| Tuesday, December 12, 2006
| The descent
|George W. Bush is losing it. The signs are all there. He's stubbornly refusing to acknowledge, at least publicly, that his policy in Iraq has failed. He is only forcibly listening to the Iraq Study Group, military leaders, news reports and hell, at this point, Jesus himself could tell him that we're losing in Iraq and he would brush him off with one of those snarky wink and head nod things. Bush seems to be holding out for someone who will join him in unreality and tell him that there is still a way to win in Iraq, or as the new Bushspeak goes, to achieve "success." It isn't going to happen, Dubya. It's over. Deal with it. Start drinking again if you have to.
From the New York Daily News:
In 72 hours last week, a bipartisan commission harshly repudiated Bush's Iraq policy. Incoming Secretary of Defense Robert Gates told senators the U.S. isn't winning the war. Then a British journalist snarkily asked at a White House press conference if Bush weren't "in denial" about Iraq.And about Bush's meeting yesterday with former generals, including Barry McCaffrey and war hawk Wayne Downing, the WaPo reports:
For good measure, a new poll found only 27% of Americans back his Iraq policy, a new low. And a moderate GOP senator termed the policy "absurd" and possibly criminal.
"He'll be fine but he can't be doing very good," said a well-placed Bush source who talks with the President often. "It's been a terrible year, and it keeps getting worse."
Yet Bush is described by another recent visitor as still resolutely defiant, convinced history will ultimately vindicate him.
"I'll be dead when they get it right," he said during an Oval Office meeting last week.
Another Bush confidant, however, says the President reluctantly understands an Iraq course correction is mandatory:
"He is determined not to let Iraq go up in smoke and start a slaughter. But he knows something's got to give here. It just has to. We're going to start a pullout. The only question is when."
Despite the Democratic takeover of Capitol Hill and the steady cavalcade of grim news from Iraq, White House chief of staff Josh Bolten and political guru Karl Rove are busily overseeing Bush's State of the Union address, scheduled for Jan. 23.
Outside Republican sources report that except for isolated pockets of realism, the West Wing bunker hasn't yet absorbed Bush's diminished power.
"The White House is totally constipated," a former aide complained. "There's not enough adult leadership, and the 30-year-olds still think it's 2000 and they're riding high."
One White House assistant insisted to a friend last week that the election was merely a repudiation of Bush's execution, not his policies.
"They don't get it," a GOP mandarin snapped. "The Iraq report was their brass ring to pivot and salvage the last two years, and they didn't grab it."
Even if the chaos in Iraq subsides, prospects for other Bush accomplishments in the twilight of his term are difficult at best.
"Short of doing something on Iraq, there's not much good he can do anymore," a key Bush adviser conceded.
A senior Republican official who enjoys excellent relations with the White House was even more downbeat.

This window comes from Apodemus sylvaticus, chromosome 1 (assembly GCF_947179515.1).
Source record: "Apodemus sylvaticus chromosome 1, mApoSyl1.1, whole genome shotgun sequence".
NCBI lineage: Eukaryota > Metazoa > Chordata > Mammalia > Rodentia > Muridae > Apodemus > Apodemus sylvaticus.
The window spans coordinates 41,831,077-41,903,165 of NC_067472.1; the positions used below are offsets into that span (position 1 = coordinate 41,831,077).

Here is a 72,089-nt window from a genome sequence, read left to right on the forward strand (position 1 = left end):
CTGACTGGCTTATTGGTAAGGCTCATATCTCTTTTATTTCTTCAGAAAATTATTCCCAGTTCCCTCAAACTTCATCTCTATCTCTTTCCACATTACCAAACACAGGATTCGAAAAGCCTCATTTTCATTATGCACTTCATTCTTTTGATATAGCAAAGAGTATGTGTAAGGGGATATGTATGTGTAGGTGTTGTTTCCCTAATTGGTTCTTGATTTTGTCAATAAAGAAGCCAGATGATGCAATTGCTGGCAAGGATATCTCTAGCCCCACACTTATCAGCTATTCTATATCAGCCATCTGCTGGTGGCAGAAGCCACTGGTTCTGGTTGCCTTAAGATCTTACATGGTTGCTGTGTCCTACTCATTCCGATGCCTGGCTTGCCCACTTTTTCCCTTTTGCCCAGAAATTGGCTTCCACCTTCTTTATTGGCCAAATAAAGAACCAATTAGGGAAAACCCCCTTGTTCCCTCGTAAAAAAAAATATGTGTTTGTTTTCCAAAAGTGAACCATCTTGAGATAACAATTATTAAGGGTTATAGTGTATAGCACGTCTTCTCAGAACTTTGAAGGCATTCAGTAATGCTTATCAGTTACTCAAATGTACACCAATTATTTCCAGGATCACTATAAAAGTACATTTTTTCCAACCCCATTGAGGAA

"We will get an immigration bill, and the President will make a valiant but doomed attempt at entitlement reform," he said. "But we are looking at two frustrating years of gridlock and several foreign policy failures."
President Bush heard a blunt and dismal assessment of his handling of Iraq from a group of military experts yesterday, but the advisers shared the White House's skeptical view of the recommendations made last week by the bipartisan Iraq Study Group, sources said.
The three retired generals and two academics disagreed in particular with the study group's plans to reduce the number of U.S. combat troops in Iraq and to reach out for help to Iran and Syria, according to sources familiar with the meeting, who spoke on the condition of anonymity because the session was private.
The White House gathering was part of a series of high-profile meetings Bush is holding to search for "a new way forward" amid the increasing chaos and carnage in Iraq. Earlier in the day, Bush met with Secretary of State Condoleezza Rice and other high-ranking officials at the State Department, where he was briefed on reconstruction and regional diplomatic efforts in Iraq.
The military experts met with Bush, Vice President Cheney and about a dozen aides for more than an hour. The visitors told the officials that the situation in Iraq is as dire as the study group had indicated but that alternative approaches must be considered, said one participant in the meeting. In addition, the experts agreed that the president should review his national security team, which several characterized as part of the problem.
"I don't think there is any doubt in his mind about how bad it is," the source said.
The group disagreed on the key issue of whether to send more troops to Iraq, with retired Gen. John M. Keane arguing that several thousand additional soldiers could be used to improve security in Baghdad, and others expressing doubt about that proposal, according to sources at the meeting. But the five agreed in telling Bush that the Army and Marine Corps both need to be bigger, and also need bigger budgets.
Meanwhile the carnage continues in Iraq, Baghdad robbers pull off a $1 million robbery and the president's poll numbers on his handling of the war continue to slide into the abyss, according to new polls by CBS News and ABC News/Wapo.
Tags: President Bush, Bush, news, Iraq, Iraq Study Group, James Baker, war, News and politics, Current Affairs
|posted by JReid @ 10:18 AM